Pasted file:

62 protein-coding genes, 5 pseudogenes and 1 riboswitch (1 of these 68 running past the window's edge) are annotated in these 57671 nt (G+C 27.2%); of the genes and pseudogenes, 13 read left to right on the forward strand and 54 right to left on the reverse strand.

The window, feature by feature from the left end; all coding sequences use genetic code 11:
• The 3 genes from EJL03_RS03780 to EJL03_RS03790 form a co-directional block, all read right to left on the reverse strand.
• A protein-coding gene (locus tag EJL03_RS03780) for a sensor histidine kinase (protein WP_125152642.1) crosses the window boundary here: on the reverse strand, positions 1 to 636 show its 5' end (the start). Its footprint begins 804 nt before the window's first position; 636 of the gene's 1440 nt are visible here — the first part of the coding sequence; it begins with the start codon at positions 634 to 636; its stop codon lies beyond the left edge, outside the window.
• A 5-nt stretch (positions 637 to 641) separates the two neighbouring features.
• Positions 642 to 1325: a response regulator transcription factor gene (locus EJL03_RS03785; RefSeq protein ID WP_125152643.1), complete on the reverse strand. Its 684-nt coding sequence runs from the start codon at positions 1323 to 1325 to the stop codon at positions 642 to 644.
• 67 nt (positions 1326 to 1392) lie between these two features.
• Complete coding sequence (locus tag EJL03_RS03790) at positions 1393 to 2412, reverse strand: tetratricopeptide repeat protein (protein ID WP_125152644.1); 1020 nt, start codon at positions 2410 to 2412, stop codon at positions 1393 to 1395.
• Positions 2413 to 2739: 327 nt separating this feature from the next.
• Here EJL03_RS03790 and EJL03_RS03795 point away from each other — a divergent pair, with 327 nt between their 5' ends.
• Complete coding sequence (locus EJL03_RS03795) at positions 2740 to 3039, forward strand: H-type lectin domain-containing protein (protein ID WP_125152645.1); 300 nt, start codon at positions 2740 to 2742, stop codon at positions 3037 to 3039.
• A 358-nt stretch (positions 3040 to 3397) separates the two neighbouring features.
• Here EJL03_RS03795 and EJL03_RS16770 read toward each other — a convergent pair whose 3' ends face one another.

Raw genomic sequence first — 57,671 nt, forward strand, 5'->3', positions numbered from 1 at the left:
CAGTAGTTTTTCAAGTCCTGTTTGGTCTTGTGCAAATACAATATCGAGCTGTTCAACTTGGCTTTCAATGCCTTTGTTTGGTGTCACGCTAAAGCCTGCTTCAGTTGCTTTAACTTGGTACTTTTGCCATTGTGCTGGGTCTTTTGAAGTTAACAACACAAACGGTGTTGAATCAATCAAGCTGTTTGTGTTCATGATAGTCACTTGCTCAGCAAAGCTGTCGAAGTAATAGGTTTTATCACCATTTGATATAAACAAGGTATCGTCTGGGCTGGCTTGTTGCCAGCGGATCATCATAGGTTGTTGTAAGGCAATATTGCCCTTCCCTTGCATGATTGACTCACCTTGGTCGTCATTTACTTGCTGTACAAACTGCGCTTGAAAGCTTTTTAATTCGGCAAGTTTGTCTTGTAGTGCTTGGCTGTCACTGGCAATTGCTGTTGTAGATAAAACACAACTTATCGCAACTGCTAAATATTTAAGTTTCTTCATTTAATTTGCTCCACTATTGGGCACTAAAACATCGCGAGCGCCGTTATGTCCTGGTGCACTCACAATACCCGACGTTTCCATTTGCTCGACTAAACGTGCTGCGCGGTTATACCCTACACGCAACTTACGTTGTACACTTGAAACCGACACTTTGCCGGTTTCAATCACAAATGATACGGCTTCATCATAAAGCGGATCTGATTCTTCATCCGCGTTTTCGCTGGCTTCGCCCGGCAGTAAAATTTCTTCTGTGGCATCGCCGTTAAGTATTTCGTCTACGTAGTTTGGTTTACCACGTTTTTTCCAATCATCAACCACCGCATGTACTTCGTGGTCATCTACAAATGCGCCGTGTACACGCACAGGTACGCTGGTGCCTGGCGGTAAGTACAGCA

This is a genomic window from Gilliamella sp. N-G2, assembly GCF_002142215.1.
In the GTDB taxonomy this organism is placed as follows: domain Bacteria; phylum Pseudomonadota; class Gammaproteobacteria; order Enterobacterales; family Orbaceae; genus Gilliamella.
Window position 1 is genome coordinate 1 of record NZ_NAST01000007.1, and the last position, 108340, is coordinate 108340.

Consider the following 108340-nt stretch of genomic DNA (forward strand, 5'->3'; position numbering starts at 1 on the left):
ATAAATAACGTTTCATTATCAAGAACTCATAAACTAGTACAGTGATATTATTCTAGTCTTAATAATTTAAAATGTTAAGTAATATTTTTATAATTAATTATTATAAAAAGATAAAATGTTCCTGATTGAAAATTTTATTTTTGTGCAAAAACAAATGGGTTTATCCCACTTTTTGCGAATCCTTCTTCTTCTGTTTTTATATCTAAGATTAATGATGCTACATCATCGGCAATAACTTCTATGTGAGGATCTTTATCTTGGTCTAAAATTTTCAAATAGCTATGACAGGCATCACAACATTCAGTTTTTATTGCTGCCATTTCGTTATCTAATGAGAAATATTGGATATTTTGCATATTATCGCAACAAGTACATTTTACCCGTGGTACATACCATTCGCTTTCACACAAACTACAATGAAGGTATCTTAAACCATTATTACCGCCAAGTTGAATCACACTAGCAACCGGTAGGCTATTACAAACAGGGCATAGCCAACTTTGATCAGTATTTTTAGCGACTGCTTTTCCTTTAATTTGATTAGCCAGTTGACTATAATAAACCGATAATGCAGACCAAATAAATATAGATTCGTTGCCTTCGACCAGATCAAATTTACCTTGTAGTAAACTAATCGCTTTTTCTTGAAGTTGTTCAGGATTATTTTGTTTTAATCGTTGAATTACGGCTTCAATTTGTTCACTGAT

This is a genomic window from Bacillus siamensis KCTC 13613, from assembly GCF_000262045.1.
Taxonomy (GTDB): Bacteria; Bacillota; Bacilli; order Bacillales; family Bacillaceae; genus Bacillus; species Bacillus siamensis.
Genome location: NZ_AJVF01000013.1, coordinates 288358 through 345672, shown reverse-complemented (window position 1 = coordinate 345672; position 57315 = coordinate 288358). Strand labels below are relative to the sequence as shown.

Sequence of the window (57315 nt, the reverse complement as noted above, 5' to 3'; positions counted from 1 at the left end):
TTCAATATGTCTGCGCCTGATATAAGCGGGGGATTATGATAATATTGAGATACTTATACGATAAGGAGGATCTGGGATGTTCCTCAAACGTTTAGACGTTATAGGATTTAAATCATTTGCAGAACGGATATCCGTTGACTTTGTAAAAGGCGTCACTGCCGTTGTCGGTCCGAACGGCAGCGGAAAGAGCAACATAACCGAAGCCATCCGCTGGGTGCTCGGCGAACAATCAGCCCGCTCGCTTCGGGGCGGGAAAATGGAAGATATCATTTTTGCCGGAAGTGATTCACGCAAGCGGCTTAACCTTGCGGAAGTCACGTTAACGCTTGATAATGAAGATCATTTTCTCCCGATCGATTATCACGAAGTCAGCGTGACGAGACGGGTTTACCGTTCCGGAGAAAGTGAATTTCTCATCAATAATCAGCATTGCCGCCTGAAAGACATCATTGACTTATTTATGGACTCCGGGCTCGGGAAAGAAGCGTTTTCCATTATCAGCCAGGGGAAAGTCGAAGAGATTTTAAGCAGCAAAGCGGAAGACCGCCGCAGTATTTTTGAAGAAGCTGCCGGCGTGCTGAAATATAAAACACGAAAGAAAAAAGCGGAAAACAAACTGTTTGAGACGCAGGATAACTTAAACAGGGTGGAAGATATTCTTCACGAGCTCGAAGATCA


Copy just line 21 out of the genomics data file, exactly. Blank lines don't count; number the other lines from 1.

This is a genomic window from Bacillus siamensis KCTC 13613, from assembly GCF_000262045.1.